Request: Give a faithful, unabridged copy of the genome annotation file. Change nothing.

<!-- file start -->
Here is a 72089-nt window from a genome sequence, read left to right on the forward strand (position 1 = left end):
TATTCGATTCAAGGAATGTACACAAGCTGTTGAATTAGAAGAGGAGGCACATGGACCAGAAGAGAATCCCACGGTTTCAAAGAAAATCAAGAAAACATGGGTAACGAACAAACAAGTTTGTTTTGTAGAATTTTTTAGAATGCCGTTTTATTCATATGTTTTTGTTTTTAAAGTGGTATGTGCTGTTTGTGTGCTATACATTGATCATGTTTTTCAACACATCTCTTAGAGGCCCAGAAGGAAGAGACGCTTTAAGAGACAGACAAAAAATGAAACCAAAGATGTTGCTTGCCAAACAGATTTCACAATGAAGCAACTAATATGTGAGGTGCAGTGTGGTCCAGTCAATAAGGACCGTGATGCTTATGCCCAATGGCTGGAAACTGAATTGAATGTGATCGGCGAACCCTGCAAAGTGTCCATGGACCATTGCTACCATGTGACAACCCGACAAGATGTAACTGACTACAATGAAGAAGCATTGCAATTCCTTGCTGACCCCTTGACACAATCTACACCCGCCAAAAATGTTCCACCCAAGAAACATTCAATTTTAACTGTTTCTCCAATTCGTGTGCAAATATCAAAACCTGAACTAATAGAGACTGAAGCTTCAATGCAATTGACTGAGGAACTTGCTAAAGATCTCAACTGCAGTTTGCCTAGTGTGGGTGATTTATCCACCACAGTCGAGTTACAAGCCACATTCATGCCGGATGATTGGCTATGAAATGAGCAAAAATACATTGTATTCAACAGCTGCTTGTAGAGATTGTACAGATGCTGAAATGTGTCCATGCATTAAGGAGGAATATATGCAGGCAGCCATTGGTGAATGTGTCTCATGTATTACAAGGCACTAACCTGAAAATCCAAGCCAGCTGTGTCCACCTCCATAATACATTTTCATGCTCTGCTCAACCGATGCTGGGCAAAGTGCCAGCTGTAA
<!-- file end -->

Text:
Here is a 72089-nt window from a genome sequence, read left to right on the forward strand (position 1 = left end):
TATTCGATTCAAGGAATGTACACAAGCTGTTGAATTAGAAGAGGAGGCACATGGACCAGAAGAGAATCCCACGGTTTCAAAGAAAATCAAGAAAACATGGGTAACGAACAAACAAGTTTGTTTTGTAGAATTTTTTAGAATGCCGTTTTATTCATATGTTTTTGTTTTTAAAGTGGTATGTGCTGTTTGTGTGCTATACATTGATCATGTTTTTCAACACATCTCTTAGAGGCCCAGAAGGAAGAGACGCTTTAAGAGACAGACAAAAAATGAAACCAAAGATGTTGCTTGCCAAACAGATTTCACAATGAAGCAACTAATATGTGAGGTGCAGTGTGGTCCAGTCAATAAGGACCGTGATGCTTATGCCCAATGGCTGGAAACTGAATTGAATGTGATCGGCGAACCCTGCAAAGTGTCCATGGACCATTGCTACCATGTGACAACCCGACAAGATGTAACTGACTACAATGAAGAAGCATTGCAATTCCTTGCTGACCCCTTGACACAATCTACACCCGCCAAAAATGTTCCACCCAAGAAACATTCAATTTTAACTGTTTCTCCAATTCGTGTGCAAATATCAAAACCTGAACTAATAGAGACTGAAGCTTCAATGCAATTGACTGAGGAACTTGCTAAAGATCTCAACTGCAGTTTGCCTAGTGTGGGTGATTTATCCACCACAGTCGAGTTACAAGCCACATTCATGCCGGATGATTGGCTATGAAATGAGCAAAAATACATTGTATTCAACAGCTGCTTGTAGAGATTGTACAGATGCTGAAATGTGTCCATGCATTAAGGAGGAATATATGCAGGCAGCCATTGGTGAATGTGTCTCATGTATTACAAGGCACTAACCTGAAAATCCAAGCCAGCTGTGTCCACCTCCATAATACATTTTCATGCTCTGCTCAACCGATGCTGGGCAAAGTGCCAGCTGTAA